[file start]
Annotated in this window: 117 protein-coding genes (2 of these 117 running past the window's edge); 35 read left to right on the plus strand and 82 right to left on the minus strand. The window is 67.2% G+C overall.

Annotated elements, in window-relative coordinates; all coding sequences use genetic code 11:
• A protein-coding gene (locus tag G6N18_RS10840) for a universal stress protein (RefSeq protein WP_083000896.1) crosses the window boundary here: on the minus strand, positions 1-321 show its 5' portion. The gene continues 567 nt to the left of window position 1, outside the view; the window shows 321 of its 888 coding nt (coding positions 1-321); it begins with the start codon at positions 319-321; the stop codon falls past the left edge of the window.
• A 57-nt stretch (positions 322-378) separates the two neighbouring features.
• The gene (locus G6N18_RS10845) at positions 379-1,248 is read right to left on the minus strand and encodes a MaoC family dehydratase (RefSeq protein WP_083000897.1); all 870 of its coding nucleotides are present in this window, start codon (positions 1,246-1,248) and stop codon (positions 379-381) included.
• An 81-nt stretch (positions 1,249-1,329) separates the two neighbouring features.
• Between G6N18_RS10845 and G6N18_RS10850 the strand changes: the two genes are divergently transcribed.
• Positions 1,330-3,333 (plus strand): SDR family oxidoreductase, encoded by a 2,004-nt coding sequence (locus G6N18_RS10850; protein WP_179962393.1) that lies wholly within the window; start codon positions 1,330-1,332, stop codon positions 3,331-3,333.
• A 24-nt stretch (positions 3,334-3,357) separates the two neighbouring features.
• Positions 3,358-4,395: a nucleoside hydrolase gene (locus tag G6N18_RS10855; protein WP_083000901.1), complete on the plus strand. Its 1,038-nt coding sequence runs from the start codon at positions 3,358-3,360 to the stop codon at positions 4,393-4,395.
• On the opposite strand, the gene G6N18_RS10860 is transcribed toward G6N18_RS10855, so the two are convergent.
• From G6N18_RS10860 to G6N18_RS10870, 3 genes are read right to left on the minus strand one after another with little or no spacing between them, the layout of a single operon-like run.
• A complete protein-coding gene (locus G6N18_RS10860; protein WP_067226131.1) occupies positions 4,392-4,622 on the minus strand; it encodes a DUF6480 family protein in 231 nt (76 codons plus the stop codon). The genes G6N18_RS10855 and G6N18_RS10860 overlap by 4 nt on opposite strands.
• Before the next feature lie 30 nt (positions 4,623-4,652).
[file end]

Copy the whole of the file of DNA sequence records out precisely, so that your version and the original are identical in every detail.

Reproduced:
Annotated in this window: 117 protein-coding genes (2 of these 117 running past the window's edge); 35 read left to right on the plus strand and 82 right to left on the minus strand. The window is 67.2% G+C overall.

Annotated elements, in window-relative coordinates; all coding sequences use genetic code 11:
• A protein-coding gene (locus tag G6N18_RS10840) for a universal stress protein (RefSeq protein WP_083000896.1) crosses the window boundary here: on the minus strand, positions 1-321 show its 5' portion. The gene continues 567 nt to the left of window position 1, outside the view; the window shows 321 of its 888 coding nt (coding positions 1-321); it begins with the start codon at positions 319-321; the stop codon falls past the left edge of the window.
• A 57-nt stretch (positions 322-378) separates the two neighbouring features.
• The gene (locus G6N18_RS10845) at positions 379-1,248 is read right to left on the minus strand and encodes a MaoC family dehydratase (RefSeq protein WP_083000897.1); all 870 of its coding nucleotides are present in this window, start codon (positions 1,246-1,248) and stop codon (positions 379-381) included.
• An 81-nt stretch (positions 1,249-1,329) separates the two neighbouring features.
• Between G6N18_RS10845 and G6N18_RS10850 the strand changes: the two genes are divergently transcribed.
• Positions 1,330-3,333 (plus strand): SDR family oxidoreductase, encoded by a 2,004-nt coding sequence (locus G6N18_RS10850; protein WP_179962393.1) that lies wholly within the window; start codon positions 1,330-1,332, stop codon positions 3,331-3,333.
• A 24-nt stretch (positions 3,334-3,357) separates the two neighbouring features.
• Positions 3,358-4,395: a nucleoside hydrolase gene (locus tag G6N18_RS10855; protein WP_083000901.1), complete on the plus strand. Its 1,038-nt coding sequence runs from the start codon at positions 3,358-3,360 to the stop codon at positions 4,393-4,395.
• On the opposite strand, the gene G6N18_RS10860 is transcribed toward G6N18_RS10855, so the two are convergent.
• From G6N18_RS10860 to G6N18_RS10870, 3 genes are read right to left on the minus strand one after another with little or no spacing between them, the layout of a single operon-like run.
• A complete protein-coding gene (locus G6N18_RS10860; protein WP_067226131.1) occupies positions 4,392-4,622 on the minus strand; it encodes a DUF6480 family protein in 231 nt (76 codons plus the stop codon). The genes G6N18_RS10855 and G6N18_RS10860 overlap by 4 nt on opposite strands.
• Before the next feature lie 30 nt (positions 4,623-4,652).